And Why It’s Hard To Detect


If there is one condition that is very confusing, contradicting and posing several challenges to the medical fraternity worldwide in recent years, it is Autoimmune Disease.

Autoimmune Disease

Autoimmune Disease or disorder is perhaps the only widely used medical term while diagnosing several acute health conditions today, especially if medical experts fail to pin down on the exact cause.

However, this condition should not be confused with autoimmunity in which body produces antibodies to clear the toxins after suffering from an infection.

In this article, learn more about autoimmune disease, its triggering factors and those conditions that are categorized under autoimmune diseases.

What Is Autoimmune Disease?

It is a condition in which your immune system mistakenly attacks your body, by releasing antibodies that attack healthy cells and body parts. An overactive immune system fails to differentiate between normal cells and foreign cells, mistaking body parts in the body to be foreign invaders.

While few autoimmune conditions attack one body part, other ailments like lupus target the entire body.

Why Does Your Immune System Attack?

Doctors and researchers till date couldn’t find the answer on why immune system backlashes the body. Women are more prone to autoimmune diseases than men, while certain ethnic groups like African-American, Hispanics find it more often in their genes.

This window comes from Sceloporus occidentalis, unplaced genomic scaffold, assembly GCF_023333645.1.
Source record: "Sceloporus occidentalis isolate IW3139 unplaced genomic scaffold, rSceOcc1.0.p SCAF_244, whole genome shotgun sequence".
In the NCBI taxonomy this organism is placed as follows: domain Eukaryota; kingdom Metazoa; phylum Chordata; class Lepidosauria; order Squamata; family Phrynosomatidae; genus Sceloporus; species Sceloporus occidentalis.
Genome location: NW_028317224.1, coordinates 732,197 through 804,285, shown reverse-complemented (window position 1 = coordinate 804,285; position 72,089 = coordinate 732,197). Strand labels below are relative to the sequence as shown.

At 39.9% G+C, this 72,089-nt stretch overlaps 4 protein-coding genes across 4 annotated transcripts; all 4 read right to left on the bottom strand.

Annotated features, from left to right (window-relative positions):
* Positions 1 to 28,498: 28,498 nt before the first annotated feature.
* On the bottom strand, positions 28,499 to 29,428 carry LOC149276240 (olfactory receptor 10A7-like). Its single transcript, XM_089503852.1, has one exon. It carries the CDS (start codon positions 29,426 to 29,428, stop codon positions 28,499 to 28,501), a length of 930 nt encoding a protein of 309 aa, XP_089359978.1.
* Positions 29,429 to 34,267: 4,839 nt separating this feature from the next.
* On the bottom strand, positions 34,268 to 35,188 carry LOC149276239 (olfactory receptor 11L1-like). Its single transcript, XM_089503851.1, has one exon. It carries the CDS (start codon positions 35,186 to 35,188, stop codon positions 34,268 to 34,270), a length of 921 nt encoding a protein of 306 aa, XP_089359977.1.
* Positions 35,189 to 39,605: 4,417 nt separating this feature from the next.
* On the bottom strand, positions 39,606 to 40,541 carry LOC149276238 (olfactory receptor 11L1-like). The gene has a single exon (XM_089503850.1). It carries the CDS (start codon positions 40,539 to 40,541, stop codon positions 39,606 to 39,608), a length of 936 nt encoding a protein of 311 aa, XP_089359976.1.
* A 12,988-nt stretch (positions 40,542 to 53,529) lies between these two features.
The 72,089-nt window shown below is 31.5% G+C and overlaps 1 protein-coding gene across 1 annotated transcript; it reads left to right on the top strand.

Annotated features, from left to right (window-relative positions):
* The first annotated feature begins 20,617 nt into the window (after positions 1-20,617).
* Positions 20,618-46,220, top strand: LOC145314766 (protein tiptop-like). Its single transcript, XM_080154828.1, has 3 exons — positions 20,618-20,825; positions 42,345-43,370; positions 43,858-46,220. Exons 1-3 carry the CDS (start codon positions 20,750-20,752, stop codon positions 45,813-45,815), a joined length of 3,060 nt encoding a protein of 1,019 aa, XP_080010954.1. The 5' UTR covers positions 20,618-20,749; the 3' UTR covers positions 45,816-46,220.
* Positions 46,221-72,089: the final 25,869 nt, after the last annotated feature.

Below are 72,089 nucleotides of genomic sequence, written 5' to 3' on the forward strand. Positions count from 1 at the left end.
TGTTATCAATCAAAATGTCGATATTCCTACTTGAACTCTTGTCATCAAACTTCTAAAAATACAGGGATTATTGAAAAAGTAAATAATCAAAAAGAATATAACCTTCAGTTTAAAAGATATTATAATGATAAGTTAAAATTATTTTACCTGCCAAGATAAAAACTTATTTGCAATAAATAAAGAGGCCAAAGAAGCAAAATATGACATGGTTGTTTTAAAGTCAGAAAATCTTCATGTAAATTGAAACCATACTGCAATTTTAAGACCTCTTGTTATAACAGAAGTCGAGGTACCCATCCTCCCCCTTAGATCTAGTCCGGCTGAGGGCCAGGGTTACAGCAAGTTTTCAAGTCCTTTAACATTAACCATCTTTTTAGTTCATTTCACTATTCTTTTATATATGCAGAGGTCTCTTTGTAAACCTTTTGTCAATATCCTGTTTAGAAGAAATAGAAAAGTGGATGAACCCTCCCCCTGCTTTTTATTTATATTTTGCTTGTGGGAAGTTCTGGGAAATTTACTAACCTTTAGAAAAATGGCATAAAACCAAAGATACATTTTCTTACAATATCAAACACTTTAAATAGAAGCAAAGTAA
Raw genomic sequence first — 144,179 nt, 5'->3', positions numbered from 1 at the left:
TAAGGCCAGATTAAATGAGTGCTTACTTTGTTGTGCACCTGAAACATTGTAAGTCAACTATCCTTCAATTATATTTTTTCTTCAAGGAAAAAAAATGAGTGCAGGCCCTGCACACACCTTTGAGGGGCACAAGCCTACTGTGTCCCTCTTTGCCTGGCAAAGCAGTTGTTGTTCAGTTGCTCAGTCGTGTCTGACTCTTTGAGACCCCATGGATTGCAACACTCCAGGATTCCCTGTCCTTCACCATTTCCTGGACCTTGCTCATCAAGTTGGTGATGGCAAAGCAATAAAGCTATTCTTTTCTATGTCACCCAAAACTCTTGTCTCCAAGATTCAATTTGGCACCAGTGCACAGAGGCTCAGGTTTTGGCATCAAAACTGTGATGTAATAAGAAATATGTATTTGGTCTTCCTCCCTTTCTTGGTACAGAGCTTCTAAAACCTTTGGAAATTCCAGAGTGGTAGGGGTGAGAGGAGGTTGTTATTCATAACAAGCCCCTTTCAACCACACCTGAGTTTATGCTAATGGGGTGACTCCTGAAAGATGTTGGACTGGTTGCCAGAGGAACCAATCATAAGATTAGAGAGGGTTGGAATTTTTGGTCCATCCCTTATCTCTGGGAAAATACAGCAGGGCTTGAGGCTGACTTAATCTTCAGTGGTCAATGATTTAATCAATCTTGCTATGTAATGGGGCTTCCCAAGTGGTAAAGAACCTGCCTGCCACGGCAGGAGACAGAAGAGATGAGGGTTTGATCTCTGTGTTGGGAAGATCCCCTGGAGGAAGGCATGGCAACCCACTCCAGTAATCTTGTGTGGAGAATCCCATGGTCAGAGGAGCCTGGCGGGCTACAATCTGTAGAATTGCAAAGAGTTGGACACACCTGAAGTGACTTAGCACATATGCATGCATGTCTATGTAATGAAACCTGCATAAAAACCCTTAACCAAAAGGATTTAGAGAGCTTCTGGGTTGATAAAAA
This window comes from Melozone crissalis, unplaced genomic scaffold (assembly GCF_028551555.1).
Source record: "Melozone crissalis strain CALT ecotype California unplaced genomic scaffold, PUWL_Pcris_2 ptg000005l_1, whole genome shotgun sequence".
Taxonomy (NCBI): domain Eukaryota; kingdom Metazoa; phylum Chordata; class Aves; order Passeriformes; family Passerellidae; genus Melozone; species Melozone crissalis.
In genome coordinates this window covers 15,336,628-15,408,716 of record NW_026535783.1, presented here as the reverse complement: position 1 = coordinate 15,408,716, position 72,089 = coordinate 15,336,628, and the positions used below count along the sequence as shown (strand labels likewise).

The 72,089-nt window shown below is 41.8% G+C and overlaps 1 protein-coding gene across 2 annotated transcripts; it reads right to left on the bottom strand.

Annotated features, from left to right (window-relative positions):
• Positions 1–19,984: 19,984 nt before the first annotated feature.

While few autoimmune conditions run in the family, it need not be necessarily inherited. Doctors till date have discovered over 80 autoimmune diseases of which 14 are quite common and organ-specific.

Common Types of Autoimmune Diseases:

Type 1 Diabetes

Rheumatoid Arthritis

Psoriasis

Inflammatory Bowel Syndrome (IBS)

Sjogren’s Disease

Addison’s Disease

Multiple Sclerosis

Lupus

Grave’s Disease

Hashimoto’s Thyroiditis

Myasthenia Gravis

Vasculitis

Pernicious Anemia

Celiac Disease

Why Diagnosis Is Tough:

The symptoms of an autoimmune disorder mimic regular signs like fatigue, low-grade fever, hair loss, skin rash, swelling, lack of focus. Few symptoms in the cases of psoriasis, rheumatoid arthritis come and go. The time when no symptoms are found is called a remission period.

Doctors order antibody nuclear test (ANA) as a first step while diagnosing an autoimmune disorder. If the test is positive, it most likely means that you are suffering from one of the above disorders. A thorough analysis of symptoms and other tests may help the expert in a better diagnosis. Other blood tests include C-Active protein, comprehensive metabolic panel, rheumatoid factor, thyroid peroxidase antibodies test will help your doctor in diagnosing, organ-specific symptoms.

What Are The Triggers?

Doctors and researchers have failed to list down specific triggers that would lead to autoimmune disorders. Few studies reveal that infectious diseases caused due to specific microorganisms like group A Streptococcus, environmental factors like lack of vitamin D, too much exposure to chemicals, poor lifestyle and dietary habits, gut bacteria and genetics are to be blamed upon.

Interestingly, living in a very sterile environment – like living in cleaner places, not in being contact to pets, lack of exposure to dust mite, animal dander are causes behind an overactive immune system.

Is Autoimmune Disease Treatable?

Unfortunately, it cannot be cured completely. However, medicines are available to control the overactive immune response and to provide symptomatic relief from swelling, pain, fatigue and rashes. Eating a healthy diet, exercise, sound sleep pattern, avoiding stress and most importantly knowing the triggers would keep autoimmune disorders at a bay.


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